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RobInNorfolk

Kitchen worktops

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Does anyone have any views on either sweet chestnut or a redwood species for a kitchen worktop? Am thinking that both are rot resistant but am less sure on how they would be in other respects. Not sure the chestnut would take a great finish, but that’s just a preconception.

The joiner is recommending elm or iroko. Worried that iroko may not be very sustainable.

Any thoughts greatly appreciated.

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10 minutes ago, RobInNorfolk said:

 

Does anyone have any views on either sweet chestnut or a redwood species for a kitchen worktop? Am thinking that both are rot resistant but am less sure on how they would be in other respects. Not sure the chestnut would take a great finish, but that’s just a preconception.

The joiner is recommending elm or iroko. Worried that iroko may not be very sustainable.

Any thoughts greatly appreciated.

 

Chestnut might be an issue unless heavily protected as the extremely high tannin content will mean it will react strongly with anything ferrous left on it. So for instance, if you left a tin on the worktop overnight (maybe the tin was wet underneath) you'd potentially have a lovely blue ring stained into the work surface.

 

Redwood would be much too soft. It would mark quickly.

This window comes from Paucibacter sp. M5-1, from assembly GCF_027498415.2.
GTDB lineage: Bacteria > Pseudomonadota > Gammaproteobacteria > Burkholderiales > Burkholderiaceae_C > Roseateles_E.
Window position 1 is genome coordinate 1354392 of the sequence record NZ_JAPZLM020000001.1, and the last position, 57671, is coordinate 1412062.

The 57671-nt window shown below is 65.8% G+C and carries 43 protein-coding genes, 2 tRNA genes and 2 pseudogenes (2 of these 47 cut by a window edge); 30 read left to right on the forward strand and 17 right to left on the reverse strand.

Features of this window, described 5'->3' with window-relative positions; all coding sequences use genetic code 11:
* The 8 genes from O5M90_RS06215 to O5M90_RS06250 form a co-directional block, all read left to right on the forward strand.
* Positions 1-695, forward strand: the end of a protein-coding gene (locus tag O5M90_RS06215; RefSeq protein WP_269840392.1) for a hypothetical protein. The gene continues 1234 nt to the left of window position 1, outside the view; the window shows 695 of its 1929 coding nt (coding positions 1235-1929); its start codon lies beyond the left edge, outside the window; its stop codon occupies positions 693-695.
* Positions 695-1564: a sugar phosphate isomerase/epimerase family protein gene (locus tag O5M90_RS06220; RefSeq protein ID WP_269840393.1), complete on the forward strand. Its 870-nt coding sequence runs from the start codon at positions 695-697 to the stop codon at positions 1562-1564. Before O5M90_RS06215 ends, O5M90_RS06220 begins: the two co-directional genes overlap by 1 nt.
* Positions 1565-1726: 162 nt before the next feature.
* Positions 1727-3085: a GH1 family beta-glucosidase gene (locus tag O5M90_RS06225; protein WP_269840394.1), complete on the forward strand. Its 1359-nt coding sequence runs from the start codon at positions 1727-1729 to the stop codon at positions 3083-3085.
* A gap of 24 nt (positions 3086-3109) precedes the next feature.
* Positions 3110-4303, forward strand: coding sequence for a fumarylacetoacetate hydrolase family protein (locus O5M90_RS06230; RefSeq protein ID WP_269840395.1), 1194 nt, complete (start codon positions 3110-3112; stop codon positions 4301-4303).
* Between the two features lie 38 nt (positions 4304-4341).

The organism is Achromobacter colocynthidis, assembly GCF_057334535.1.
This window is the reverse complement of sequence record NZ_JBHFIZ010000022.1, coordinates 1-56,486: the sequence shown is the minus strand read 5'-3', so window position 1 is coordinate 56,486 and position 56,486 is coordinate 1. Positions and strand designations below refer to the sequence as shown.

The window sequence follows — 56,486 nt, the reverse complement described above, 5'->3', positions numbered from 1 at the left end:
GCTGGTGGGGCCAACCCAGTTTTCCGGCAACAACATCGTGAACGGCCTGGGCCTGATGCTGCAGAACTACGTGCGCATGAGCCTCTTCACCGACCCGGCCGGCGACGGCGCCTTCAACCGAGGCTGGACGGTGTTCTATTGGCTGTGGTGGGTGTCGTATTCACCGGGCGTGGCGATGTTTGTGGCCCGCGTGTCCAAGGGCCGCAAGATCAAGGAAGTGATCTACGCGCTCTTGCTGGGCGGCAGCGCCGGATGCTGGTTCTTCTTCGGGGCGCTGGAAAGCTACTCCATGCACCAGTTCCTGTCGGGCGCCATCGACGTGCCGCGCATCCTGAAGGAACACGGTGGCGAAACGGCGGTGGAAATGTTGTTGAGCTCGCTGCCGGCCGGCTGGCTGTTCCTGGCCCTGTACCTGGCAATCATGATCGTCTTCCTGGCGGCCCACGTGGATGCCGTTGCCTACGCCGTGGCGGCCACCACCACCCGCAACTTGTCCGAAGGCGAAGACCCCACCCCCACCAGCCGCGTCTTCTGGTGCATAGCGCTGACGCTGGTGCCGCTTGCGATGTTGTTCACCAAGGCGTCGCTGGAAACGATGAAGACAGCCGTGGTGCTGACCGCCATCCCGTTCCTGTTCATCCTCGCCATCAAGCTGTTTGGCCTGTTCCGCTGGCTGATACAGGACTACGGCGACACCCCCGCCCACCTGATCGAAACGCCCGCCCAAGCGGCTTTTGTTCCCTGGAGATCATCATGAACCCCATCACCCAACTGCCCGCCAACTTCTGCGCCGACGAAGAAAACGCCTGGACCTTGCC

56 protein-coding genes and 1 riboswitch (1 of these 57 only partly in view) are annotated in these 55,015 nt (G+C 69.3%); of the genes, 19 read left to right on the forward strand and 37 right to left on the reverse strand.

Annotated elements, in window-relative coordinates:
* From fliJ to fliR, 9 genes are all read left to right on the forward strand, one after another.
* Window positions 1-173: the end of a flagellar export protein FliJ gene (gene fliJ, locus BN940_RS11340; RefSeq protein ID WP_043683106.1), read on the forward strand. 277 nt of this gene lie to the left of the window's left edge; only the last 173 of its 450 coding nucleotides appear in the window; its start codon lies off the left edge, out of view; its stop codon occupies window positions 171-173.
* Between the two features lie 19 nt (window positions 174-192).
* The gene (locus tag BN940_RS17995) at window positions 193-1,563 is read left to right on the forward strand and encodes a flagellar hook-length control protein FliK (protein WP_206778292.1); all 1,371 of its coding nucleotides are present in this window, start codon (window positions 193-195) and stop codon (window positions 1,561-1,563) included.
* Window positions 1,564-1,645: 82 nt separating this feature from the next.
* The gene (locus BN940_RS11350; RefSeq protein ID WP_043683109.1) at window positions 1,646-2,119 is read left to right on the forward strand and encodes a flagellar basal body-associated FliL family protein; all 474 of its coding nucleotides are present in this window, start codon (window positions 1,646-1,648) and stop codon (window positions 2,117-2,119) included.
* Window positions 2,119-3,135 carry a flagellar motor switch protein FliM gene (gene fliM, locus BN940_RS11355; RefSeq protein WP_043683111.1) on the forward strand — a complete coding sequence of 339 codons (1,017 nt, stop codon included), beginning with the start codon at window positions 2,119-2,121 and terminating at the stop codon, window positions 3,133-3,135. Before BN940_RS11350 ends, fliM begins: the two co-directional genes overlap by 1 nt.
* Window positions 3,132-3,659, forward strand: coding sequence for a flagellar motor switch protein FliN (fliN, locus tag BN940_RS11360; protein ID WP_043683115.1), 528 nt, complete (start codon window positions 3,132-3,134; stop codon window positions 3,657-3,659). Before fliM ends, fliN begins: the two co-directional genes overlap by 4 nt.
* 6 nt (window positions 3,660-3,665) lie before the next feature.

Sycamore is a good timber for a worktop. Non reactive and stable.

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Sweet chestnut and redwood a bit soft.  Chestnut finishes well. Elm would be good.  Most important thing is how you finish it and joint it and if it is dry enough.

 

Redwood is very stable so good in that respect just soft.

 

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Out of the 2 you mention I'd go for sweet chestnut. As Jonathan says it'll stain unless you oil it ( I'd suggest tung oil x10 coats)

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if elm is an option go for that as it looks the best out of the lot.

 

iroko is not that sustainable any more and needs to be left alone in the joinery world.

 

sweet chestnut is a bit boring in my view and although softwood species can be big and look great as a worktop they are just that bit soft as other have said.

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29 minutes ago, RobInNorfolk said:

Thanks all. Choosing between elm and Douglas. I think sycamore might be difficult to keep nice round the sink.

It doesn't matter which wood you use none of them will fair well around a sink.

I've used Ash in the past for work surfaces and finished with danish oil.

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It doesn't matter which wood you use none of them will fair well around a sink.
I've used Ash in the past for work surfaces and finished with danish oil.
Correct.
Elm and beech around same sink. Many layers of tunng, 4 yrs ago.
20190515_205405.jpeg20190515_205446.jpeg

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Even if you used an undermounted sink you'll have problems around the taps and the drip bead.

Wooden work surface are great but no good near water, I suggest you use granite for that bit.

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